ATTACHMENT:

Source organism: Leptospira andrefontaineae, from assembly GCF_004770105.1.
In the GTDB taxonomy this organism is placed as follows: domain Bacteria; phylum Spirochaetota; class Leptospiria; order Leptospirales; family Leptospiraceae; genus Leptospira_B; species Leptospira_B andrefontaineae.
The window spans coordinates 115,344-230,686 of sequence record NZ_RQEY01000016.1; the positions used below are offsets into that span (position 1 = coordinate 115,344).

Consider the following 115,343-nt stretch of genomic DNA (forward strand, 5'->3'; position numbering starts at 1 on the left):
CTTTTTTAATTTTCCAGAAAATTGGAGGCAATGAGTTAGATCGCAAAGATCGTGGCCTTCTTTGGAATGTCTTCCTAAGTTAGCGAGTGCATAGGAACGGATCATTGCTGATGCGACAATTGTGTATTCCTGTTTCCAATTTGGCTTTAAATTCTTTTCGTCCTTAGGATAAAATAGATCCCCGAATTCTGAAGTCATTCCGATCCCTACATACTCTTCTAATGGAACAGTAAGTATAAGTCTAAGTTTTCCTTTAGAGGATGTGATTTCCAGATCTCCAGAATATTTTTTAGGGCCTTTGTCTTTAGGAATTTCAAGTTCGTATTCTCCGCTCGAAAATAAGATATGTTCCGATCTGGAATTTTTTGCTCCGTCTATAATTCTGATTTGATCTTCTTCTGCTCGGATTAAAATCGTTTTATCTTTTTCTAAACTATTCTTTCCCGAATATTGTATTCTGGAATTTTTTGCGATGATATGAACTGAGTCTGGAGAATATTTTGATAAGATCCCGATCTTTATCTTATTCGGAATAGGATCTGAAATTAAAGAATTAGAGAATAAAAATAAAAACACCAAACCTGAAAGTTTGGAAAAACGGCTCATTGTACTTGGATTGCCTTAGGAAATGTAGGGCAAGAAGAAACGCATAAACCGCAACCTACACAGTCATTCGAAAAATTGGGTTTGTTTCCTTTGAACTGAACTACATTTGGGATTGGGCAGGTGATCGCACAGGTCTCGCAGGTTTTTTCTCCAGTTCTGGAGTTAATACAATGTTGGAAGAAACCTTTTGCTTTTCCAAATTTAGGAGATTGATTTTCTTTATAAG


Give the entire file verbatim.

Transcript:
Source organism: Leptospira andrefontaineae, from assembly GCF_004770105.1.
In the GTDB taxonomy this organism is placed as follows: domain Bacteria; phylum Spirochaetota; class Leptospiria; order Leptospirales; family Leptospiraceae; genus Leptospira_B; species Leptospira_B andrefontaineae.
The window spans coordinates 115,344-230,686 of sequence record NZ_RQEY01000016.1; the positions used below are offsets into that span (position 1 = coordinate 115,344).

Consider the following 115,343-nt stretch of genomic DNA (forward strand, 5'->3'; position numbering starts at 1 on the left):
CTTTTTTAATTTTCCAGAAAATTGGAGGCAATGAGTTAGATCGCAAAGATCGTGGCCTTCTTTGGAATGTCTTCCTAAGTTAGCGAGTGCATAGGAACGGATCATTGCTGATGCGACAATTGTGTATTCCTGTTTCCAATTTGGCTTTAAATTCTTTTCGTCCTTAGGATAAAATAGATCCCCGAATTCTGAAGTCATTCCGATCCCTACATACTCTTCTAATGGAACAGTAAGTATAAGTCTAAGTTTTCCTTTAGAGGATGTGATTTCCAGATCTCCAGAATATTTTTTAGGGCCTTTGTCTTTAGGAATTTCAAGTTCGTATTCTCCGCTCGAAAATAAGATATGTTCCGATCTGGAATTTTTTGCTCCGTCTATAATTCTGATTTGATCTTCTTCTGCTCGGATTAAAATCGTTTTATCTTTTTCTAAACTATTCTTTCCCGAATATTGTATTCTGGAATTTTTTGCGATGATATGAACTGAGTCTGGAGAATATTTTGATAAGATCCCGATCTTTATCTTATTCGGAATAGGATCTGAAATTAAAGAATTAGAGAATAAAAATAAAAACACCAAACCTGAAAGTTTGGAAAAACGGCTCATTGTACTTGGATTGCCTTAGGAAATGTAGGGCAAGAAGAAACGCATAAACCGCAACCTACACAGTCATTCGAAAAATTGGGTTTGTTTCCTTTGAACTGAACTACATTTGGGATTGGGCAGGTGATCGCACAGGTCTCGCAGGTTTTTTCTCCAGTTCTGGAGTTAATACAATGTTGGAAGAAACCTTTTGCTTTTCCAAATTTAGGAGATTGATTTTCTTTATAAG